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ERIC Number: ED136923
Record Type: RIE
Publication Date: 1977-Mar
Pages: 18
Abstractor: N/A
Reference Count: 0
ISBN: N/A
ISSN: N/A
Semantic Comprehension of the Action-Role Relationship in Early-Linguistic Infants.
Fritz, Janet J.; Suci, George J.
This study attempted to determine: (1) whether lower-order units (agent or agent-action) within the agent-action-recipient relationship exist in any functional way in the 1-word infant's comprehension of speech; and (2) whether the use of repetition and/or reduced length (common modifications in adult-to-infant speech) used to focus on these lower-order semantic units, facilitates comprehension of the match between a visual event and its verbal description. Sixteen infants (16-20 months old) in the 1-word stage were matched by age, sex, and linguistic level into two groups: those who comprehended, and those who did not comprehend, linguistic descriptions of the agent-action-recipient relationship. Subjects were shown narrated films depicting action-role changes. Each subject was shown the baseline condition which determined comprehension status, and two of four experimental conditions in which the narration was an interaction between one speech modification (repetition and reduced length) and a semantic focus (agent or agent action). A habituation paradigm was used in which correct narrative descriptions of the events were presented until habituation, at which point the narrations were switched to incorrectly describe the role relation being depicited. Dishabituation (heart rate deceleration and visual fixation) at the change to incorrect narrations was viewed as evidence of semantic comprehension. A 2x2x2 analysis of variance with repeated measures showed a main effect for the comprehension status variable. Significant 2-way interactions were found, one between semantic focus and comprehension status and another between speech modification and comprehension status. (Author/SB)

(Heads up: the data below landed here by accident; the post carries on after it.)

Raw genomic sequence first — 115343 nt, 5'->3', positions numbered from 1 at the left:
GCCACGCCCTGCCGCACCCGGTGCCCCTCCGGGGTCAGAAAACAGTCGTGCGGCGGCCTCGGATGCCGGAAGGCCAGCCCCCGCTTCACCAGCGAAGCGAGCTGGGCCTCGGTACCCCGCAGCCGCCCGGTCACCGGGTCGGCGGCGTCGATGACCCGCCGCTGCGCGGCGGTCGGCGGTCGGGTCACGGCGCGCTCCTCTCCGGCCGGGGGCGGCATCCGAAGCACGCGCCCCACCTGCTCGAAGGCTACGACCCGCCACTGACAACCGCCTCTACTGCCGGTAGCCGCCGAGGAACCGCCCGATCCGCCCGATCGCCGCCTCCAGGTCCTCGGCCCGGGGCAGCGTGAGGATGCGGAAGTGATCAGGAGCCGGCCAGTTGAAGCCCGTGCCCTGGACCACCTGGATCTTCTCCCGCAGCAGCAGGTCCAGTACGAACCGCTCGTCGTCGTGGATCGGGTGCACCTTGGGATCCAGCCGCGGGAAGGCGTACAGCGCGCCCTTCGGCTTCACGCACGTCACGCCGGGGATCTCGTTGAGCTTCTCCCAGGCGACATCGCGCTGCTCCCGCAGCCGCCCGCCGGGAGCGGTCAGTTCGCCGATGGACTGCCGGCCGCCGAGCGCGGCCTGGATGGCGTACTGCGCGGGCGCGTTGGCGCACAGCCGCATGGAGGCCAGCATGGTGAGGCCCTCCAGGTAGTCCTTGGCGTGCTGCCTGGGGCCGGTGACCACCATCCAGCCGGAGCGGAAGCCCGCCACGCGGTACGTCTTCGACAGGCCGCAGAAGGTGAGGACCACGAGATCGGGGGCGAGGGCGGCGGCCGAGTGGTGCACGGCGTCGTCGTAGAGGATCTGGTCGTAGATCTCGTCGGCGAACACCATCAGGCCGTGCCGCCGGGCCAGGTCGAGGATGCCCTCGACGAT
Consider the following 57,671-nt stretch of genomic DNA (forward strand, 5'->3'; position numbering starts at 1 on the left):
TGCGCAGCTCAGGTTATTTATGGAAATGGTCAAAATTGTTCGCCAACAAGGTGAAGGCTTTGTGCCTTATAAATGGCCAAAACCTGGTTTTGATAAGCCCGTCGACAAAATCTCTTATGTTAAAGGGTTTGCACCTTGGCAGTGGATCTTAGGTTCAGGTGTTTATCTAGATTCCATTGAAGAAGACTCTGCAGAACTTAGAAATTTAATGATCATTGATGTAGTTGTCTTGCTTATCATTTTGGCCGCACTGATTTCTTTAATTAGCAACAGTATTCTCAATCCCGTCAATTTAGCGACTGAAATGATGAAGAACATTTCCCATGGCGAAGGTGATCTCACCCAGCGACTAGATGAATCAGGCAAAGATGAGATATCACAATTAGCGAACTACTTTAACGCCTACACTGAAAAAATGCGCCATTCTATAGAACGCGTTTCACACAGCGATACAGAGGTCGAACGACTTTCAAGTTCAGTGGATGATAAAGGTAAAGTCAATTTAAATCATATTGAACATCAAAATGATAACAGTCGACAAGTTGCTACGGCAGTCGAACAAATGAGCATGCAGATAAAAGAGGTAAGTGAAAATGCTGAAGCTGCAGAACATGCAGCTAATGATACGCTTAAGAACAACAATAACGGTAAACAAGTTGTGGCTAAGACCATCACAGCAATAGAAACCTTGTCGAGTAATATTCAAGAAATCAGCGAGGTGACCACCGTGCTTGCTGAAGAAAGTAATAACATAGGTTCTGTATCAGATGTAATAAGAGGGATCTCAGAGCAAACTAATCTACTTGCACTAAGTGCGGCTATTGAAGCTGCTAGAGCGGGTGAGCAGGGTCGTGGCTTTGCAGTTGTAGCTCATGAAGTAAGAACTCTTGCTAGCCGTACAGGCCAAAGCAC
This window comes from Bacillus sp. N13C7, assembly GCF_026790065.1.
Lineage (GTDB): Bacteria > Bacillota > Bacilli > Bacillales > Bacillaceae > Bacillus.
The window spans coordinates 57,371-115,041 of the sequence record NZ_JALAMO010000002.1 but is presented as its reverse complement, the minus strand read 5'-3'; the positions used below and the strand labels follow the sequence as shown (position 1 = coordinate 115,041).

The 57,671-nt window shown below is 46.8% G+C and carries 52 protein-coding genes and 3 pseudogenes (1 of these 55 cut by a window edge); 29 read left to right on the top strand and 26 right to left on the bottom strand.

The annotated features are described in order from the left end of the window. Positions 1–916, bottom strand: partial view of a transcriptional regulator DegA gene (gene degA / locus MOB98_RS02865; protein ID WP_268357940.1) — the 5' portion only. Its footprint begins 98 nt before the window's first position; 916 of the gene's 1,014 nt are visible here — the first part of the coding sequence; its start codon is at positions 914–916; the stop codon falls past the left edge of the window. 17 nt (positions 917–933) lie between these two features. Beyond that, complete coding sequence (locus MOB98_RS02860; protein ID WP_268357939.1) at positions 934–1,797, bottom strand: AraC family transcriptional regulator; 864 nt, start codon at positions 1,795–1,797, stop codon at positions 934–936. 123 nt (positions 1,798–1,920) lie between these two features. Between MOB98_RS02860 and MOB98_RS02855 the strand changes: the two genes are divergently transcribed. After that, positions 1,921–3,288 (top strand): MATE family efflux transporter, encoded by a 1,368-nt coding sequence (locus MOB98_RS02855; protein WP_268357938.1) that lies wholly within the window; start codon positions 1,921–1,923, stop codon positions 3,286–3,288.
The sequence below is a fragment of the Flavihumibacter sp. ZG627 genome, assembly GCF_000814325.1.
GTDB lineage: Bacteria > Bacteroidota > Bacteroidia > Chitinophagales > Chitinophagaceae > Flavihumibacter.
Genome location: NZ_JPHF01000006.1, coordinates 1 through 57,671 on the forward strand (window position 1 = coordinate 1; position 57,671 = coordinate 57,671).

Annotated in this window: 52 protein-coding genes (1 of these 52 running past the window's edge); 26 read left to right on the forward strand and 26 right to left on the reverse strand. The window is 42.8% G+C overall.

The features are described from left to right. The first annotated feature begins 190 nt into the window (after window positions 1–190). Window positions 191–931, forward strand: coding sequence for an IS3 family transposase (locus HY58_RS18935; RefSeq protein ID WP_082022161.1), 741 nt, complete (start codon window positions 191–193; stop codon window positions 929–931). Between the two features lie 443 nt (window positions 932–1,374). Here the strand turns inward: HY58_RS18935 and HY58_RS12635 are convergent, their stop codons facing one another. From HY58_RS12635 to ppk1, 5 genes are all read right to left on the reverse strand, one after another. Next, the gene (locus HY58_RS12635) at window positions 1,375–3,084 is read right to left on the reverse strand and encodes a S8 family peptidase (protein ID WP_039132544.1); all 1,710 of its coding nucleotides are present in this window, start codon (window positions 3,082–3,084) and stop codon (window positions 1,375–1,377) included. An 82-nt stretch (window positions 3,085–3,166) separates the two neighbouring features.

Publication Type: Speeches/Meeting Papers
Education Level: N/A
Audience: N/A
Language: N/A
Sponsor: National Inst. of Child Health and Human Development (NIH), Bethesda, MD.
Authoring Institution: N/A
Note: Paper presented at the biennial meeting of the Society for Research in Child Development (New Orleans, Louisiana, March 17-20, 1977)